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Putting Our Heads Together: Largest Genetic Study of Migraine To Date

With spring approaching (regardless of what the groundhogs may say!), many migraine sufferers might soon be reaching for their ibuprofen. Migraine are the third most common disease in the world, affecting 25% of women, 8% of men and 10% of children in Canada.

Despite its prevalence, the cause of migraine remains unknown. Previous research has shown genetic factors contribute significantly to migraine risk; however, researchers from the International Headache Genetics Consortium have recently conducted a genome-wide association study looking for common genetic variants among people with migraines.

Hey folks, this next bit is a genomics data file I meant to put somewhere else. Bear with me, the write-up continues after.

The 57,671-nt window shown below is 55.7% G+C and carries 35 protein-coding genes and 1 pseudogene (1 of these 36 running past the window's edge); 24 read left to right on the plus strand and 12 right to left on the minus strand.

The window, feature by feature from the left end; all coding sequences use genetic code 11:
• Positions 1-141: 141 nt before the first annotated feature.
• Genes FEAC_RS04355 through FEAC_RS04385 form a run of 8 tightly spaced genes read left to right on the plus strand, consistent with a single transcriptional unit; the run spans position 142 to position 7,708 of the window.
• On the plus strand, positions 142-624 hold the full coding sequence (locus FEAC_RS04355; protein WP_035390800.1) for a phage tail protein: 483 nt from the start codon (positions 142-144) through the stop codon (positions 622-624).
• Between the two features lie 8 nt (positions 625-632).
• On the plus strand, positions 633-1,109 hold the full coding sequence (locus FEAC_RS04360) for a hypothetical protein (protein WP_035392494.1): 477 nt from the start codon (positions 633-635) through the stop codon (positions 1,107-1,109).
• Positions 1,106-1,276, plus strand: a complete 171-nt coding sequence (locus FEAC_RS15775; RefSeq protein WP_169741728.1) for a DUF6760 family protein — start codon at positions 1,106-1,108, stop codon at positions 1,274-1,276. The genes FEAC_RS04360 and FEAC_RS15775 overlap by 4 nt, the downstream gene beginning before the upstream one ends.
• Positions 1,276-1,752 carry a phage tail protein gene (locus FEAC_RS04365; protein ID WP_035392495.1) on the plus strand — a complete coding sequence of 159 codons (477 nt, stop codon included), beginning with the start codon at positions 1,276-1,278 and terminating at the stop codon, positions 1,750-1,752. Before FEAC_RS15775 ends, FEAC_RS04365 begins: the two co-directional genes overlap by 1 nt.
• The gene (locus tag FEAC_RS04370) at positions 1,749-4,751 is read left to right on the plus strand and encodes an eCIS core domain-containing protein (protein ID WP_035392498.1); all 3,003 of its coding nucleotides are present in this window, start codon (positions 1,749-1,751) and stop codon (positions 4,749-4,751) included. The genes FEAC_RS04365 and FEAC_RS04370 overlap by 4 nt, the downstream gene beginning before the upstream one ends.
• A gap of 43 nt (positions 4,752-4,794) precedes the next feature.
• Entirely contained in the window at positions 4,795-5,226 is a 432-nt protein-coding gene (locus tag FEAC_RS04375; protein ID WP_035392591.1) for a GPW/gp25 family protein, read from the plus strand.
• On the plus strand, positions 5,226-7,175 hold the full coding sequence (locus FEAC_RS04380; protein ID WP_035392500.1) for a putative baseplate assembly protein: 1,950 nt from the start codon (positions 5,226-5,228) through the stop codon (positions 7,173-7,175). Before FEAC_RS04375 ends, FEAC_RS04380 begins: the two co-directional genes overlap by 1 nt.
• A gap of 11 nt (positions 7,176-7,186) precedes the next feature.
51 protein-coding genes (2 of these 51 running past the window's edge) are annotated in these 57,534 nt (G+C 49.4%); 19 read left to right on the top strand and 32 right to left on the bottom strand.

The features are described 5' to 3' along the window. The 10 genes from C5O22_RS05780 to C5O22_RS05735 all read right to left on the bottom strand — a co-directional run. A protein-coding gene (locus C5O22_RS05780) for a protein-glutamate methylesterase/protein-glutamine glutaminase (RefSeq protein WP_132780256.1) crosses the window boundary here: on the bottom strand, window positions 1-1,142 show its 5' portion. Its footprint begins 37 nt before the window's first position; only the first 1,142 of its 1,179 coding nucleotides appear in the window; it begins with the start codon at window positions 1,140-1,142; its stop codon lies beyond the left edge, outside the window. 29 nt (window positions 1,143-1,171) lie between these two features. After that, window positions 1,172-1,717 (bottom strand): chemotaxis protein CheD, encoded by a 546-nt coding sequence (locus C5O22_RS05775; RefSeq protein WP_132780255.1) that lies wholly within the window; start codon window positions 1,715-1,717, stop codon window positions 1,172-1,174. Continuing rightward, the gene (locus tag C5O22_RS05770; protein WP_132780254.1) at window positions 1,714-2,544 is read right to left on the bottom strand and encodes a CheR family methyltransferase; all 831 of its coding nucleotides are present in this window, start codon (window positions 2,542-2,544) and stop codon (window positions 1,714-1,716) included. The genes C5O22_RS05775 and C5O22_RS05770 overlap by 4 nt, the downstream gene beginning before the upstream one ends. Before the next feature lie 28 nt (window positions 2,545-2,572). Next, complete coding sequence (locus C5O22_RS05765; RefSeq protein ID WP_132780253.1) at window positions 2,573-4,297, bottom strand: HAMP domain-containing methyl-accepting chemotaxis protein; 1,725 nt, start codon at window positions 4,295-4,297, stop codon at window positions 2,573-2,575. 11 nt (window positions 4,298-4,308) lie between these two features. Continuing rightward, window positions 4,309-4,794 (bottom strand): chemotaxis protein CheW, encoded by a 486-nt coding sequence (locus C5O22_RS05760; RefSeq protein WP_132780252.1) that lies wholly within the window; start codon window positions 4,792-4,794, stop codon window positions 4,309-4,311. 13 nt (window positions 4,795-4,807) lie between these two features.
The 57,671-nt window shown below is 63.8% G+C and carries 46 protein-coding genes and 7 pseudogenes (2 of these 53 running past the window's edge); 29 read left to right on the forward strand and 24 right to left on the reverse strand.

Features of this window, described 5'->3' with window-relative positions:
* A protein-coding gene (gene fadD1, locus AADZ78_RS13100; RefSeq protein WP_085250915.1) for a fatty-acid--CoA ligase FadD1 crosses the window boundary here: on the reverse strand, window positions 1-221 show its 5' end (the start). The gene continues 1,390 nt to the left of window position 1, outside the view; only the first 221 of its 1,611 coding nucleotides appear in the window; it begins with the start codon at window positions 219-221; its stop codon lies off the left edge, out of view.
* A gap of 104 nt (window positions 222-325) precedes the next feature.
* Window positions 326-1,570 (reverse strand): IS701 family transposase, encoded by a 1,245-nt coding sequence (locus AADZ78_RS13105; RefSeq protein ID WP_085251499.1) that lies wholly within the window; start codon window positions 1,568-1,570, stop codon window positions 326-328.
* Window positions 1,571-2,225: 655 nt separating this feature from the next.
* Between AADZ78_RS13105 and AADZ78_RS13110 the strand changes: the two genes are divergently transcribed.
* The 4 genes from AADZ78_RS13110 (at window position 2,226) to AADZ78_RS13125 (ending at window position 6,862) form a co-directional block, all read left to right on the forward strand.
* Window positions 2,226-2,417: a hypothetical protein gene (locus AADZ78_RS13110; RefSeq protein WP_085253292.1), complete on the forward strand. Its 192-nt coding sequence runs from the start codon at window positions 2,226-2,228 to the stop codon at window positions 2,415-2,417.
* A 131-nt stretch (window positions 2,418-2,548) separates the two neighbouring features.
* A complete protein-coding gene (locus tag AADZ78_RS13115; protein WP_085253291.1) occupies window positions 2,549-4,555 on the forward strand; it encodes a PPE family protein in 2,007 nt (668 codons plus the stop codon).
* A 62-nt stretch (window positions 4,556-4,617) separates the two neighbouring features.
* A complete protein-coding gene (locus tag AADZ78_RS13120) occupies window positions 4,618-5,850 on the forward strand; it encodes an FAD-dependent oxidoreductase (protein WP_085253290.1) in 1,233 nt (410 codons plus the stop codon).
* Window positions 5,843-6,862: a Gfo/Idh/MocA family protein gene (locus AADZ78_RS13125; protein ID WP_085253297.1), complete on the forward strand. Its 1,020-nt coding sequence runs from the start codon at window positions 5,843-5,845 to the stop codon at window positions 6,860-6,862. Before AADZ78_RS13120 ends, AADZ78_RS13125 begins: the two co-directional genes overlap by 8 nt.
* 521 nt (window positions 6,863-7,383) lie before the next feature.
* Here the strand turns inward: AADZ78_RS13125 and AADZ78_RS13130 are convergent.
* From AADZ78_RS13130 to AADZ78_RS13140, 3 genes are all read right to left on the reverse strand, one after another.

The results revealed three genetic variants specific to migraine with aura and two that appear specific to migraine without aura. Variants were related to both neuronal and vascular genes, strengthening the view of migraine as a neurovascular disorder.

Interestingly, two of the gene regions identified encode targets for recently developed migraine-specific pharmaceuticals: CALCA/CALCB and HTR1F. With the results from this study, there’s hope these new gene associations will provide additional drug targets for promising new therapies!



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